QUETTA: The construction of Turkmenistan, Afghanistan, Pakistan and India (TAPI) Gas Pipeline project should ensure planting of at least 100 million trees along the proposed corridor in order to benefit the people of Balochistan.
These views were expressed by participants of a scoping meeting organised by Environmental Management Consultants (EMC) as part of the Environment and Social Impact Assessment (ESIA) study being conducted for the proposed TAPI Gas Pipeline.
Addressing on the occasion, Balochistan Secretary Environment Saboor Kakar said, “TAPI will link the region. It will bring neighbouring countries closer as this will be one of the most important projects of central Asia.”
He said that securing the route of TAPI Gas Pipeline would be a huge challenge for the country and suggested the corridor of the pipeline be linked with other trade and communication corridors.
“Balochistan holds major share in the project. Population in the province is scattered which means that project will collide with very few structures in construction,” Saboor Kakar said.
Taking over the podium, Environment Protection Agency Balochistan DG Tariq Zehri said, “TAPI pipeline is a positive sign of regional stability. In exchange for the gas pipeline, TAPI must plant at least 100 million trees on the route of gas pipeline as a gift for the people of Balochistan.”
Zehri said, “TAPI Gas Pipeline project will be a game changer like CPEC for Balochistan.”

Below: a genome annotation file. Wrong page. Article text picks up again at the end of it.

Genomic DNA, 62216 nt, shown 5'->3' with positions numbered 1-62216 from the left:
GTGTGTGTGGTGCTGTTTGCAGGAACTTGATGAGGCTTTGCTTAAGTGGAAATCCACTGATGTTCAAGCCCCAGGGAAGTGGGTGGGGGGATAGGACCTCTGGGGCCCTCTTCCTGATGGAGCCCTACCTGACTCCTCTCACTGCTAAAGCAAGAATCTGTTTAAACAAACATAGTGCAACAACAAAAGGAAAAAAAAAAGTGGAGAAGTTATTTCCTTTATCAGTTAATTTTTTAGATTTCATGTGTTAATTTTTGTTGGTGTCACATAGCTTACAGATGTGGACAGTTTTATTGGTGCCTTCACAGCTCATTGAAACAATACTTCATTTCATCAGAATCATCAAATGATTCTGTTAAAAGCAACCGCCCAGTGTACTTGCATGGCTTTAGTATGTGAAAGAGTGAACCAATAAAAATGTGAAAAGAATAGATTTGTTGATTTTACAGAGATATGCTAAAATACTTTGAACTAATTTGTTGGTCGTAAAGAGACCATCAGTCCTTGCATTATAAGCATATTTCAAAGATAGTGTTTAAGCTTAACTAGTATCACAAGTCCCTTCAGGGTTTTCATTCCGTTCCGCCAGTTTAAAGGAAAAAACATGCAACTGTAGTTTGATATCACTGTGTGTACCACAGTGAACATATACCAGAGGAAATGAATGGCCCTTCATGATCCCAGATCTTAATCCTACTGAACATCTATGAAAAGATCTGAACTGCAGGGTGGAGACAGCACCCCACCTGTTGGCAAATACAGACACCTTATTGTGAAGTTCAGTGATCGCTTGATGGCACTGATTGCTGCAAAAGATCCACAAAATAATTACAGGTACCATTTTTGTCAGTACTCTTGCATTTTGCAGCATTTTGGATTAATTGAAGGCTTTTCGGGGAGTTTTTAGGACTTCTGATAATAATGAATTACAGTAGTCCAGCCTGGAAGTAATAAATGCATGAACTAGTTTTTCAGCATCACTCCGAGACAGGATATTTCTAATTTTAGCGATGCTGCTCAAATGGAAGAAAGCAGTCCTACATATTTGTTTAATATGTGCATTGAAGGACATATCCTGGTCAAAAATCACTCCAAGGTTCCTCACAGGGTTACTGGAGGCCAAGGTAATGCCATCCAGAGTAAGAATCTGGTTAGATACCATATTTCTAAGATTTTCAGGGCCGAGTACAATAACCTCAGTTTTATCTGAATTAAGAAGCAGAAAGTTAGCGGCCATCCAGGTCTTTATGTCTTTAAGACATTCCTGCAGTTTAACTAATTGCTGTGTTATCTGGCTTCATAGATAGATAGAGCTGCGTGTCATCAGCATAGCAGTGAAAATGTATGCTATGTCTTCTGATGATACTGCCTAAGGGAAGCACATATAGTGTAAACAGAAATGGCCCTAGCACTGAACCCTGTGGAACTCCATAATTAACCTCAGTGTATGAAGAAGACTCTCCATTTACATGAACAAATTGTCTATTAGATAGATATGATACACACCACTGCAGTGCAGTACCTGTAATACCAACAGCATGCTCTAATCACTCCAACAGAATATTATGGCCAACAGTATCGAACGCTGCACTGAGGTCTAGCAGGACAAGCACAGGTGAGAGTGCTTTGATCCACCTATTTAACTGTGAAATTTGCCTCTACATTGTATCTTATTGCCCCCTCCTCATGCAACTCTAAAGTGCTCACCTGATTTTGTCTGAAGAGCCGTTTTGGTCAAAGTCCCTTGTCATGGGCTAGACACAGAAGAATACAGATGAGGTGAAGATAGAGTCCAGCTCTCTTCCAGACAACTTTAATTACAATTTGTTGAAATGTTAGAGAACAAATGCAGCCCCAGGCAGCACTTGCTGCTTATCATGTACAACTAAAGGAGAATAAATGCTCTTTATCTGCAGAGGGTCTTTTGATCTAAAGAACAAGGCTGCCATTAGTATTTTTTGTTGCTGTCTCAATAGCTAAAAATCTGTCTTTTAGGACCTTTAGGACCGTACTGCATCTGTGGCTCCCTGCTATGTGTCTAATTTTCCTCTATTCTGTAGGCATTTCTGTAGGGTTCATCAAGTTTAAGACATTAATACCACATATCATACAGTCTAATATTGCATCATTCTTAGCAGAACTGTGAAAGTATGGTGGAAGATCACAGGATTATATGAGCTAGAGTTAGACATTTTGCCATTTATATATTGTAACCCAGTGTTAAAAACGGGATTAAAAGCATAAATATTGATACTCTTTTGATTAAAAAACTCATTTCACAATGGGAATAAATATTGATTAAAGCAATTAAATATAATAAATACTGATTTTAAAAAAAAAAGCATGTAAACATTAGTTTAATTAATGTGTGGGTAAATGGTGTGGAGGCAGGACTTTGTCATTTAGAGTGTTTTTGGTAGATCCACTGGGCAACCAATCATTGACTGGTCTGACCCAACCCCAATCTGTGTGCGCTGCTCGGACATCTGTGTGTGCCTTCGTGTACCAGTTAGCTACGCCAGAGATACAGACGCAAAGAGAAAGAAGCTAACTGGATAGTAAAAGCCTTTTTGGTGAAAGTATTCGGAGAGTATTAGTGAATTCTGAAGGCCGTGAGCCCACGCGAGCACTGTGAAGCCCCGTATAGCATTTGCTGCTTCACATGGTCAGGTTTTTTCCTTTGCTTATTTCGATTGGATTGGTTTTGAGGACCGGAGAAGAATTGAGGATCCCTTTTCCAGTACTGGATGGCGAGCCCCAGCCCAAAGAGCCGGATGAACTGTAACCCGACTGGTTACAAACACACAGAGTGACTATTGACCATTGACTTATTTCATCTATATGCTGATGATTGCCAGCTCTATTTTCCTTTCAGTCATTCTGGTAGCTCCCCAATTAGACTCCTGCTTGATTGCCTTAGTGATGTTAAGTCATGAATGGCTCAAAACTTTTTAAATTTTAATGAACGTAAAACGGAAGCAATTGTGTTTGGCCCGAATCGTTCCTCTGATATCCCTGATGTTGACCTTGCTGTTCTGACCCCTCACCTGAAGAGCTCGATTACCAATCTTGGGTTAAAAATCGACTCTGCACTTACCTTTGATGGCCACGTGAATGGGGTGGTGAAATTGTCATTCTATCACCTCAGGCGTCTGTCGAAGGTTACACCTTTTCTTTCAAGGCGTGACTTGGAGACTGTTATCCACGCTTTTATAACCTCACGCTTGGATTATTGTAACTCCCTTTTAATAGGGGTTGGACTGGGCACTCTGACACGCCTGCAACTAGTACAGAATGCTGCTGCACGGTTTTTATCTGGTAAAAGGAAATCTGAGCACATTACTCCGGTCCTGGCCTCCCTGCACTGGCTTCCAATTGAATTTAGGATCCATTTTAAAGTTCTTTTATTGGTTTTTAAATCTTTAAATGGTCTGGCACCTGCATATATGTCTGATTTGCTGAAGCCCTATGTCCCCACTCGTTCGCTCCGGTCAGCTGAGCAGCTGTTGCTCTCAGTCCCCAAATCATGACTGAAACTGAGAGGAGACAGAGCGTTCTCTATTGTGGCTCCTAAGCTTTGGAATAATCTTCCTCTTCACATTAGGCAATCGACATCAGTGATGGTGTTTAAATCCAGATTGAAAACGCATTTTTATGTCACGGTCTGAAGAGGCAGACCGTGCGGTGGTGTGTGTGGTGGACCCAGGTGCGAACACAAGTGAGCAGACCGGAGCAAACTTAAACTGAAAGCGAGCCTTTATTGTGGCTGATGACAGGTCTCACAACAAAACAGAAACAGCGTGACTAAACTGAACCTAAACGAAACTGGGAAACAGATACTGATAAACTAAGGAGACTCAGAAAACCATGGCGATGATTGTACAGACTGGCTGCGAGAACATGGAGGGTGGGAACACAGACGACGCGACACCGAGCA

EMC COO Asif Shuja said that 1,814km TAPI Gas Pipeline transports gas from Galkynsh Gas fields in Turkmenistan through Afghanistan into Pakistan and India. The TAPI project aims to export up to 33 billion cubic metres of gas annually for a period of 30 years, including 819 in Pakistan. A total of 400km pipeline will be constructed in Balochistan.”
Shuja said, “The pipeline will enter through Pakistan-Afghanistan border in Chaman, Balochistan, which will end Pakistan-India border near Fazilka in Punjab. The route of the pipeline will include Chaman, Qilla Abdullah, Pishin, Ziarat, Loralai, and Musakhel.”
He said the objectives during the construction of the pipeline are in compliance with the local and international laws, which requires environmental and social study to assess the possible positive and negative impacts.
“After scoping data collection surveys, impact analysis, mitigation measures, land acquisition and resettlement will be conducted. We have different teams working on different sectors, including data collection and environmental survey,” the EMC COO said.
EMC Managing Director Saeed Nadeem Arif said, “As the TAPI project was conceived in 1990s by four countries Turkmenistan, Afghanistan, Pakistan and India, four separate ESIAs are being undertaken for the project by each country.”
In his presentation, ESIA specialist Saqib Ejaz told the participants that scoping was a mandatory step in TAPI Gas Pipeline project.
TAPI hired international consultant companies and EMC was a local consultant of the company.
“The construction corridor for the pipeline is 38m, while the pipeline route may require modifications,” Ejaz said.
He said that the ESIA would submit its report to Afghanistan and Pakistan in August 2018, after which the route would be finalised.
The scoping meeting’s main agenda was to identify sensitive areas. “We have to assess every sector as a drawback could cause $2.5 million per metre,” said Ejaz.
“Balochistan will not be affected by the pipeline route as compared to Punjab due to its scattered population. Our aim is to minimise the displacement. According to assessment, only 20 structures will collide with the gas pipeline. The pipeline route will be diverted from Ziarat to save Jennifer Forest,” said Ejaz.
He said that physical environment surveys will be conducted in 23 different areas, adding that locals will be part of surveys to get better outcome.